Honeynet looks to sting hackers

A group of 30 computer security researchers who set up inexpensive “fake” networks to observe how hackers behave as they break into them are finding out about new software vulnerabilities and warning the public.

The security professionals, calling themselves The Honeynet Project, quietly maintain a distributed network of Windows NT, Linux, Sun Sparc servers and desktops accessible via the Internet to monitor how hackers go after various operating systems. As research volunteers operating on a shoestring, they’ve collected a wealth of data – and at times found out about new attack tools and exploits of the “blackhat” underworld of hackers.

In January, for instance, the Honeynet Project discovered hackers could use a management feature called the CDE Subprocess Control Service to take root control of Solaris.

The Honeynet Project shared that insight with the CERT Coordination Center, which determined the matter was serious enough to issue security alerts advising Solaris users to turn off CDE until the buffer-overflow vulnerability was patched.

But most days, according to Jed Haile, project engineer at Nitro Data Systems Inc. and volunteer hacker-watcher, the Honeynet records hacker activity that is of less scientific interest but is astonishing in its intensity and criminality.

Hackers that fall into the Honeynet are seen to swap stolen telephone and credit card numbers, try to break into other possibly more “real” networks and even discuss using the Internet for terrorist attacks.

In general, experience shows that hackers frequently operate as gangs – and they love to talk.

“The ‘blackhats’ have a compulsive need to chat on IRC [Internet Relay Chat software],” says Haile, who spoke about the two-year experience of The Honeynet Project at the recent InfoSec conference. “The first thing they’ll do on a hacked box is set up IRC and invite their buddies over.” Then they set up an encrypted route back to another compromised server elsewhere on the Internet.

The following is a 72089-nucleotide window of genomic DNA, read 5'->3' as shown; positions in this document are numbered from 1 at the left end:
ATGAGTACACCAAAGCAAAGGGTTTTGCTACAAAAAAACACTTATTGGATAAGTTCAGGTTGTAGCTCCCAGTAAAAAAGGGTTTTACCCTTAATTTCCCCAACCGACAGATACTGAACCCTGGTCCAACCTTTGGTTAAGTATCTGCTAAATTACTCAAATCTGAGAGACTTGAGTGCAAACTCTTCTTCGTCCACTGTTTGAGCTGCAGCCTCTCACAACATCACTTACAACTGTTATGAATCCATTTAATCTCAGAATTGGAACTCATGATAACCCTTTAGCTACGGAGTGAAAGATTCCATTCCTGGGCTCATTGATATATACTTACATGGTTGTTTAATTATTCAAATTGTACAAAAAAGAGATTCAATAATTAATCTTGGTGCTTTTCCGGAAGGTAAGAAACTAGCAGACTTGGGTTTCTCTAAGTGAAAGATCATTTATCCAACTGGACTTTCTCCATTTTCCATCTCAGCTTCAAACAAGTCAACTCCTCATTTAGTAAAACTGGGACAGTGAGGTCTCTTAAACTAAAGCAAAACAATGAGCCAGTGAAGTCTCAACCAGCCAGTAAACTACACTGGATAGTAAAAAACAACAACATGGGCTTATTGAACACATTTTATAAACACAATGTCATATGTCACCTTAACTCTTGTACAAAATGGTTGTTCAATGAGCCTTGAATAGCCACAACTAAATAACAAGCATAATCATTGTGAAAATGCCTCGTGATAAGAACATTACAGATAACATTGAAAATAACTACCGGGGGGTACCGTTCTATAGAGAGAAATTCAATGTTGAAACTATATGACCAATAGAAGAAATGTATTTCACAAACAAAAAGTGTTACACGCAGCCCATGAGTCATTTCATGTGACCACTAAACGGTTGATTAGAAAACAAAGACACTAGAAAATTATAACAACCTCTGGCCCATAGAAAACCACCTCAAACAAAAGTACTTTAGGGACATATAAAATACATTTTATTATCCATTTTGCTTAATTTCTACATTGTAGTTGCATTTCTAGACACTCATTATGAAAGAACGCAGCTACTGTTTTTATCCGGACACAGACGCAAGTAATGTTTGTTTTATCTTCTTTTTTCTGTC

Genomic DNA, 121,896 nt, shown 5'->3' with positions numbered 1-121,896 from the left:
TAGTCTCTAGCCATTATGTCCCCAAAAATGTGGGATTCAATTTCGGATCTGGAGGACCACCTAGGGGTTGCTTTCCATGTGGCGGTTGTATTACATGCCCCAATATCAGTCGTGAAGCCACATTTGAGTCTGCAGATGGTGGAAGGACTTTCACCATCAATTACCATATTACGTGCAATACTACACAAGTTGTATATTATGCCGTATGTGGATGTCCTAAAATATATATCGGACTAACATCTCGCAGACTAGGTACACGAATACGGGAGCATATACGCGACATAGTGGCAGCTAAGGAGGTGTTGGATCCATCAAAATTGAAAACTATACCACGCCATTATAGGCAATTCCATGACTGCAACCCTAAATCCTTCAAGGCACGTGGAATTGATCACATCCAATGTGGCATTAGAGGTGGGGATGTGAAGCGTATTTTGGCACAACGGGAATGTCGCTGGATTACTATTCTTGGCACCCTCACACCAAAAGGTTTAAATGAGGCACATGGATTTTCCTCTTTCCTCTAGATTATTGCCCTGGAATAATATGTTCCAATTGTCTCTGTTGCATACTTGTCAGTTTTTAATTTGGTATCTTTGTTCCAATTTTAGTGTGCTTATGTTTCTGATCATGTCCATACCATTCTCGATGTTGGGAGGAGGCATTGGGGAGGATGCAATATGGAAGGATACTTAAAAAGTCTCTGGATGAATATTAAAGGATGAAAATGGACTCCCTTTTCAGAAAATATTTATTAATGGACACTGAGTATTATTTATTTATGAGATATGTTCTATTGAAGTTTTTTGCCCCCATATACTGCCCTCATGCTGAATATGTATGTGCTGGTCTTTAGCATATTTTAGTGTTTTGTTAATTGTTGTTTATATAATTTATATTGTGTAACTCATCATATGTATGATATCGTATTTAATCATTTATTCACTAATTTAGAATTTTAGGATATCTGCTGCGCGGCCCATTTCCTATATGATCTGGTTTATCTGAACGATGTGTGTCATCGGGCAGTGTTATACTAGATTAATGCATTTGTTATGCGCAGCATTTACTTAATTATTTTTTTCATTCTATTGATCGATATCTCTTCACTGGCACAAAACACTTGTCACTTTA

The goal of the Honeynet Project, started by Sun engineer Lance Spitzer, is not to capture hackers, but to observe their actions and find out about new tools they use.

“A lot of these hackers are not gurus who know everything about computers,” Haile says. “They have very good tools. And they talk about doing this for money. There’s definitely a market for hired hacking out there.”

The Honeynet Project’s undisclosed number of servers and desktops, maintained at diverse locations with a minimum of publicity, spans the country. Each server typically gets 20 or more unique scans per day, and the hackers don’t have too hard a time breaking into any operating system that isn’t up to date on its patches, although they may find new vulnerabilities, too.

As a scientific effort, one of the Honeynet Project’s goals is to analyse the collected data to develop software that can detect the probability of a successful attack. The Honeynet Project also would like to be able to pinpoint those who make these hacker tools.

Even as it learned a lot about hackers, the Honeynet Project discovered there are practical obstacles in operating a honeynet, especially in making sure a hacker doesn’t use the honeypot as a springboard to break into other systems.

“Suppose hackers break into a honeynet during the weekend and they take down the White House?” Haile says. “There’s a tremendous legal liability in all this.” If an attacker makes more than five or six outbound attempts at attacks, the honeynet shuts him off. Hailer says no company should set up a honeynet of its own before discussing it with its legal department.

The Honeynet Project has designed a second-generation honeynet that will include an extensive “production-looking” intranet to keep hackers intrigued with trying to break in further. But it will block outbound scanning.

Hackers tend to be an angry lot, particularly when they figure out they are being watched in a honeynet, Haile says. “Hackers will undertake every effort to destroy a honeypot when they find it.”

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Jim Love, Chief Content Officer, IT World Canada

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